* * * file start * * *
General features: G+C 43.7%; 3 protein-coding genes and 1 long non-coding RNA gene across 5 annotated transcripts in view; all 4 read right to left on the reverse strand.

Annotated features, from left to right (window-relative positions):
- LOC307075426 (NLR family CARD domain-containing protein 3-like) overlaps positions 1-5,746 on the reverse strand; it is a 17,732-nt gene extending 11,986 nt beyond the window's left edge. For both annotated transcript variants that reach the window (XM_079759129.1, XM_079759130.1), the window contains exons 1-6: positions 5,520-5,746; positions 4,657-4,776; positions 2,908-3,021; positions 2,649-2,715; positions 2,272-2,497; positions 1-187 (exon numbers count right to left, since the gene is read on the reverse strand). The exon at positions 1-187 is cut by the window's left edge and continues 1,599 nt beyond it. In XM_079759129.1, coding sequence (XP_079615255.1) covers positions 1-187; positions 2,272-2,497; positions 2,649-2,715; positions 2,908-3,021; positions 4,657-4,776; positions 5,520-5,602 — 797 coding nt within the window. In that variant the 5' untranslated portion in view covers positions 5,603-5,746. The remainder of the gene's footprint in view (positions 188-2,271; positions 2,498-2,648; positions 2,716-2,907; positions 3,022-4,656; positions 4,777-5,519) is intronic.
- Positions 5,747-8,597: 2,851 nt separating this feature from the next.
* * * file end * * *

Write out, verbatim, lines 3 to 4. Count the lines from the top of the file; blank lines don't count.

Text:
- LOC307075426 (NLR family CARD domain-containing protein 3-like) overlaps positions 1-5,746 on the reverse strand; it is a 17,732-nt gene extending 11,986 nt beyond the window's left edge. For both annotated transcript variants that reach the window (XM_079759129.1, XM_079759130.1), the window contains exons 1-6: positions 5,520-5,746; positions 4,657-4,776; positions 2,908-3,021; positions 2,649-2,715; positions 2,272-2,497; positions 1-187 (exon numbers count right to left, since the gene is read on the reverse strand). The exon at positions 1-187 is cut by the window's left edge and continues 1,599 nt beyond it. In XM_079759129.1, coding sequence (XP_079615255.1) covers positions 1-187; positions 2,272-2,497; positions 2,649-2,715; positions 2,908-3,021; positions 4,657-4,776; positions 5,520-5,602 — 797 coding nt within the window. In that variant the 5' untranslated portion in view covers positions 5,603-5,746. The remainder of the gene's footprint in view (positions 188-2,271; positions 2,498-2,648; positions 2,716-2,907; positions 3,022-4,656; positions 4,777-5,519) is intronic.
- Positions 5,747-8,597: 2,851 nt separating this feature from the next.